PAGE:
I had come to the end of my rope.
Sitting alone in that shabby little room on Skid Row, I stared at my haggard, bloated face in the mirror.
Was this really me? If so, what had become of the charming youngster who had laughed and sung and danced her way through life? What had become of the golden friends of the golden years?
I sighed and reached for the bottle with trembling hands. Carefully I tilted it forward, then sprang up with a curse.
The bottle was empty.
The last bottle was empty!
I held it upside down, shaking it in despair, but I knew the truth then.
There wasn't a drop of mimeograph ink left.
Now I would never get my fanzine out. I, Ellen Harlison, was finished. There would never be another issue of Pretensions.
The room reeled before my eyes and I fell back upon a pile of correspondence. Aimlessly I opened 15 or 20 of today's fan letters, but I found myself too nervous even to read the enclosed quote cards. I reached for a prozine, spat upon its cover, then dragged myself to the typer to compose a letter of helpful critical advice to the editor.
Dear Sir, I typed, Your last issue stinks.
Then I found I could not go on. I could no longer escape the truth. My eyes inevitably strayed to the corner where I had piled the unfinished portion of Pretensions already run off. A mere 1000 copies each of the first 234 pages. I, who had boasted an edition of 10,000; of a full 500-page fanzine with justified edges and unjustified interlineations! The mere sight of those looming piles was too much. Trembling, I picked up the phone and dialed a number before my courage failed me.
"Hello," I quavered, "This is Ellen Harlison. I need help, quick"
The voice on the other end of the wire was calm, cheerful. "Fanzine trouble?" it inquired
"Yes. It's my piles. I look at them and I can't sit still. Oh, the itching, burning torture --"
"Be right over."
The voice clicked off and I staggered across the room, frantic with the realization that I had completely lost my grip. My grip, already packed for the next Convention, and containing everything I had planned to huckster off in the lobby -- the placards reading YNGVI IS A GOOD MAN, and DEAN A GRENNELL IS A LOUSE, the Eney for TAFF buttons, the original Ivar Jorgenson manuscript, and all the rest.
It was gone. Everything was gone. Voices mocked me from the corners of the darkened room.
"You sawed Courtney's boat! Fake-faaaan! You have no sense of wonder. Why don't you go on into FAPA and die?"
"No!" I screamed.
But the voices continued: dreadful booming voices that sounded like Moskowitz with his head in a barrel, or a bunch of Canadians holding a party in their room. I ought to know, because I could remember when I was the party being held.
"Go away!" I shouted, tossing a handful of half-completed stencils at the mirror. The tracings of Rotsler drawings fell on the floor and I stepped on them. I'd always heard about how some men have the ambition to walk on acres of those things, but it didn't give me a thrill. I just got blue ink all over my feet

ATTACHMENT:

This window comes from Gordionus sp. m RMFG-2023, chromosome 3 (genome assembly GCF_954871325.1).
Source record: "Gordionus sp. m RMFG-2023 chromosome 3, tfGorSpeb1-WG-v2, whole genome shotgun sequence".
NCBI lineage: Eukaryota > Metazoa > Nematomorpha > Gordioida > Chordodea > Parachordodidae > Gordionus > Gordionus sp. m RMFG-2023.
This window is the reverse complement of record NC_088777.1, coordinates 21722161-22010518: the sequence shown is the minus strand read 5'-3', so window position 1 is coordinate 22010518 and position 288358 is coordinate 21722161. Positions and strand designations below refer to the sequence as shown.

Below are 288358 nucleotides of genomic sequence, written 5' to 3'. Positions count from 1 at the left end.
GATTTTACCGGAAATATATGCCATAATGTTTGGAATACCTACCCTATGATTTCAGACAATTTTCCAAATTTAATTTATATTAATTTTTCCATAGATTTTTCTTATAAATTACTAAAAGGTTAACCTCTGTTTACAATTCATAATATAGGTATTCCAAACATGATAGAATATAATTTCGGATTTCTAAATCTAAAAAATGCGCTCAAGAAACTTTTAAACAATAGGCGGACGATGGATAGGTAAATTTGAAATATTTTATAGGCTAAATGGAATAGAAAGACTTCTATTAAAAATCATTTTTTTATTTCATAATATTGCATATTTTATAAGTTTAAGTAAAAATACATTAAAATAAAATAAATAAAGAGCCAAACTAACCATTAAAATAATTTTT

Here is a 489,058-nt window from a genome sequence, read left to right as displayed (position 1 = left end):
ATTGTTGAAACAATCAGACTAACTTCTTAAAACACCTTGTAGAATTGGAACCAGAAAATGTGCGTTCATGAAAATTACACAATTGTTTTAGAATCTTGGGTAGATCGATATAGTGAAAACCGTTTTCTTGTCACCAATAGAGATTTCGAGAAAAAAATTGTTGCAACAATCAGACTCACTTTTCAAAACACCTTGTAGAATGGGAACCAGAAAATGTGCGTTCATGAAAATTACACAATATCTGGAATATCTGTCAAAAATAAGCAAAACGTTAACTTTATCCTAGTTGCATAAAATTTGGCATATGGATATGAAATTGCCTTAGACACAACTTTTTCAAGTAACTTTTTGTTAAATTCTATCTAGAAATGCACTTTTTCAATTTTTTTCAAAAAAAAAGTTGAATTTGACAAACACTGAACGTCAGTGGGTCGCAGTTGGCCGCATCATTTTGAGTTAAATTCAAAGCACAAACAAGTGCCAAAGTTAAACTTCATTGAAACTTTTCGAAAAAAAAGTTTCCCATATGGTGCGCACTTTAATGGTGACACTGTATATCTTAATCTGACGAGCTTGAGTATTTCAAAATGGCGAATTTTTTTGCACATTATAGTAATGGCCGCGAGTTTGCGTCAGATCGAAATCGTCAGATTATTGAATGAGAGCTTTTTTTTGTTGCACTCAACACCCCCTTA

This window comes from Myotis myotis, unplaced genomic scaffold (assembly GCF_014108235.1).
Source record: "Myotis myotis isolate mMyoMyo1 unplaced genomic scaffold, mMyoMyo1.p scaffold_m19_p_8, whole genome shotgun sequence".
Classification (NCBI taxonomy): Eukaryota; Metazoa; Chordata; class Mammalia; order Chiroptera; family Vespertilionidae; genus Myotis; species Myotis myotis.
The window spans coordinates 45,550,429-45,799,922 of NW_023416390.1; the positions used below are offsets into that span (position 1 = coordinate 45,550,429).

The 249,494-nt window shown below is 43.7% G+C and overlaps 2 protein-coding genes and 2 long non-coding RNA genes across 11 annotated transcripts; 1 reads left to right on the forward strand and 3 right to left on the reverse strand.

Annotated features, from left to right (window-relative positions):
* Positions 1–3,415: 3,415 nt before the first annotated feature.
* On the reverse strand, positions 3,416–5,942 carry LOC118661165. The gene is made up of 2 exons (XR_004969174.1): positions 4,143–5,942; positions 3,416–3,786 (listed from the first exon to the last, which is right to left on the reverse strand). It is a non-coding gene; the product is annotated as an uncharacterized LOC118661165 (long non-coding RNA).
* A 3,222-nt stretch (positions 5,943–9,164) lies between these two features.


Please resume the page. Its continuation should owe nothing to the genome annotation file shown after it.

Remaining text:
My feet were cold. Suddenly I sneezed.
"Gestetner!" said a polite voice behind me. I wheeled and confronted the intruder.
"Who are you?" I whimpered.
"You called a while ago?" The stranger was calm. "I'm from the organization."
"Yes," I faltered. "I remember now. But it's no use. I don't think you can help me. It's too late."
"Sit down, my child," said the stranger, taking my hand in his. His fatherly manner reminded me of Tucker. "It's never too late. Just tell me how it happened."
Before I knew it, I was pouring out my heart to this quiet, understanding man.
I told it how it had all begun, years ago, when my friends lured me into a magazine store and urged me to buy my first copy of MAD comics. How, slowly but imperceptibly, I worked my way up to POGO -- reading, at first, only in spare moments or public washrooms. Then came my introduction to science-fiction, a logical step forward. Before I realized it I was off on a GALAXY kick, then switched to ASTOUNDING. Within a year I was reading two magazines a week -- sometimes mixing MoF&SF with AMAZING just to give me an extra thrill. From there, there was no turning back. Somewhere along the line, unbeknownst even to myself, I crossed over into fandom. Starting with the "harmless" MAD Comics, I had graduated imperceptibly to HYPHEN, GRUE, OOPSLA!, A BAS and even worse. Inevitably I began to "correspond" with other addicts -- people like Chuch Harris, Charles Harris, Vernon McCain; rabid fans like Redd Boggs and his partner, the notorious Henry Thoreau.
"I thought I had it under control," I confessed. "But the fanzines started rolling in and I found myself reading two and three a day, cover to cover, without stopping. I began to mail out quote-cards and enter into hoaxes. I went to Conventions and bid at the auctions. It got so I didn't care about my reputation any more -- I once had a hotel-room on the same floor as Damon Knight."
"Pretty soon I was trying to get into FAPA. I knew it was certain death, but I didn't care. I put out the first issue of Pretensions - a mere 200 pages -- and started to assemble the second 500 page issue. Then something happened to me. I found that I was falling farther and farther behind. Now the mailing is ready and to my horror I realize I've been delaying for two months. What's a girl to do?"